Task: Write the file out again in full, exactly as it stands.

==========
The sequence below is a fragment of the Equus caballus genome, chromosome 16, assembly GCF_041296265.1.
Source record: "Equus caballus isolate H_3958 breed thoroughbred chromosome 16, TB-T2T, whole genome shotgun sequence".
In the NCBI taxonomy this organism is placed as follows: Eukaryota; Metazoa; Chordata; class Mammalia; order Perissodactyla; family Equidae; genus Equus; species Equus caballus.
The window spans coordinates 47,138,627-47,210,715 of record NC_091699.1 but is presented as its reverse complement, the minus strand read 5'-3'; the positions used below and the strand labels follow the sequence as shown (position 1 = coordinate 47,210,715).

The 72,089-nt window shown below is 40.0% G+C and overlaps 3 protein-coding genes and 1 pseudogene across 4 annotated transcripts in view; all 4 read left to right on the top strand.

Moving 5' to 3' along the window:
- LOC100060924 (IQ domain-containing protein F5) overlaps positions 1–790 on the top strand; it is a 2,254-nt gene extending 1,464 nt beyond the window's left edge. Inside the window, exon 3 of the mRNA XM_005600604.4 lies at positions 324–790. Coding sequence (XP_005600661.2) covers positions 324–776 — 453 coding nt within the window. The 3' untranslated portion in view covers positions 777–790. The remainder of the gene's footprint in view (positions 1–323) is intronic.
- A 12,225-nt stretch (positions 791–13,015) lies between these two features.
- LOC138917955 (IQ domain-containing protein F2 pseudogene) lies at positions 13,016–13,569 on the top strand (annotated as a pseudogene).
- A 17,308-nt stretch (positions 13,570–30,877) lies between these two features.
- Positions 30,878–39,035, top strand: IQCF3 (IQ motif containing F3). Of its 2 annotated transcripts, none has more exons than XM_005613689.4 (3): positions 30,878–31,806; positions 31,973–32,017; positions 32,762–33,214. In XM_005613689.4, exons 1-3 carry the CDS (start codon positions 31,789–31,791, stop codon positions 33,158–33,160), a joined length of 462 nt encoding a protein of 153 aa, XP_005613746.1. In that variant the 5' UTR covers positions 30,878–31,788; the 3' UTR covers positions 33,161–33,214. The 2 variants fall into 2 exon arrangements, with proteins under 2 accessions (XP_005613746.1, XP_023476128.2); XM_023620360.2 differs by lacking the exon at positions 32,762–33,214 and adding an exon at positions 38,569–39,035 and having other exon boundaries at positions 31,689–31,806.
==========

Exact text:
The sequence below is a fragment of the Equus caballus genome, chromosome 16, assembly GCF_041296265.1.
Source record: "Equus caballus isolate H_3958 breed thoroughbred chromosome 16, TB-T2T, whole genome shotgun sequence".
In the NCBI taxonomy this organism is placed as follows: Eukaryota; Metazoa; Chordata; class Mammalia; order Perissodactyla; family Equidae; genus Equus; species Equus caballus.
The window spans coordinates 47,138,627-47,210,715 of record NC_091699.1 but is presented as its reverse complement, the minus strand read 5'-3'; the positions used below and the strand labels follow the sequence as shown (position 1 = coordinate 47,210,715).

The 72,089-nt window shown below is 40.0% G+C and overlaps 3 protein-coding genes and 1 pseudogene across 4 annotated transcripts in view; all 4 read left to right on the top strand.

Moving 5' to 3' along the window:
- LOC100060924 (IQ domain-containing protein F5) overlaps positions 1–790 on the top strand; it is a 2,254-nt gene extending 1,464 nt beyond the window's left edge. Inside the window, exon 3 of the mRNA XM_005600604.4 lies at positions 324–790. Coding sequence (XP_005600661.2) covers positions 324–776 — 453 coding nt within the window. The 3' untranslated portion in view covers positions 777–790. The remainder of the gene's footprint in view (positions 1–323) is intronic.
- A 12,225-nt stretch (positions 791–13,015) lies between these two features.
- LOC138917955 (IQ domain-containing protein F2 pseudogene) lies at positions 13,016–13,569 on the top strand (annotated as a pseudogene).
- A 17,308-nt stretch (positions 13,570–30,877) lies between these two features.
- Positions 30,878–39,035, top strand: IQCF3 (IQ motif containing F3). Of its 2 annotated transcripts, none has more exons than XM_005613689.4 (3): positions 30,878–31,806; positions 31,973–32,017; positions 32,762–33,214. In XM_005613689.4, exons 1-3 carry the CDS (start codon positions 31,789–31,791, stop codon positions 33,158–33,160), a joined length of 462 nt encoding a protein of 153 aa, XP_005613746.1. In that variant the 5' UTR covers positions 30,878–31,788; the 3' UTR covers positions 33,161–33,214. The 2 variants fall into 2 exon arrangements, with proteins under 2 accessions (XP_005613746.1, XP_023476128.2); XM_023620360.2 differs by lacking the exon at positions 32,762–33,214 and adding an exon at positions 38,569–39,035 and having other exon boundaries at positions 31,689–31,806.